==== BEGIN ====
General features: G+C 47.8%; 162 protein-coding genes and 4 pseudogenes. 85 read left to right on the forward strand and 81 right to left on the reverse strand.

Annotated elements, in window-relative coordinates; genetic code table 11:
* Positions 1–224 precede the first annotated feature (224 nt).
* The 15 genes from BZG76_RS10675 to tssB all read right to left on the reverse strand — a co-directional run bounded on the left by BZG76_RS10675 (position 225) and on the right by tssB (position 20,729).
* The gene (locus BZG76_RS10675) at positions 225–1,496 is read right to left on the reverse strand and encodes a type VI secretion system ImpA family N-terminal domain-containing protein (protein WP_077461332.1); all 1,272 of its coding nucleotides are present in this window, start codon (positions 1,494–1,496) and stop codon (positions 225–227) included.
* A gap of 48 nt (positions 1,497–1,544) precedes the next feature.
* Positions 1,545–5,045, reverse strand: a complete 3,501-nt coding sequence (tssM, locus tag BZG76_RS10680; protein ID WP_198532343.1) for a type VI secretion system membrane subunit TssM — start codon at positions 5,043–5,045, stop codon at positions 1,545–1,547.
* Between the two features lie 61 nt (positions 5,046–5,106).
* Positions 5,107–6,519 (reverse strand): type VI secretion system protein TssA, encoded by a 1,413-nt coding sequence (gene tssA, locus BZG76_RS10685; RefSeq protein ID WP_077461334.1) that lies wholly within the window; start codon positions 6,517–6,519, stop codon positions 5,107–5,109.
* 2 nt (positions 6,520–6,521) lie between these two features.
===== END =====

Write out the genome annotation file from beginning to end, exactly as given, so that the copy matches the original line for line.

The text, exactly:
General features: G+C 47.8%; 162 protein-coding genes and 4 pseudogenes. 85 read left to right on the forward strand and 81 right to left on the reverse strand.

Annotated elements, in window-relative coordinates; genetic code table 11:
* Positions 1–224 precede the first annotated feature (224 nt).
* The 15 genes from BZG76_RS10675 to tssB all read right to left on the reverse strand — a co-directional run bounded on the left by BZG76_RS10675 (position 225) and on the right by tssB (position 20,729).
* The gene (locus BZG76_RS10675) at positions 225–1,496 is read right to left on the reverse strand and encodes a type VI secretion system ImpA family N-terminal domain-containing protein (protein WP_077461332.1); all 1,272 of its coding nucleotides are present in this window, start codon (positions 1,494–1,496) and stop codon (positions 225–227) included.
* A gap of 48 nt (positions 1,497–1,544) precedes the next feature.
* Positions 1,545–5,045, reverse strand: a complete 3,501-nt coding sequence (tssM, locus tag BZG76_RS10680; protein ID WP_198532343.1) for a type VI secretion system membrane subunit TssM — start codon at positions 5,043–5,045, stop codon at positions 1,545–1,547.
* Between the two features lie 61 nt (positions 5,046–5,106).
* Positions 5,107–6,519 (reverse strand): type VI secretion system protein TssA, encoded by a 1,413-nt coding sequence (gene tssA, locus BZG76_RS10685; RefSeq protein ID WP_077461334.1) that lies wholly within the window; start codon positions 6,517–6,519, stop codon positions 5,107–5,109.
* 2 nt (positions 6,520–6,521) lie between these two features.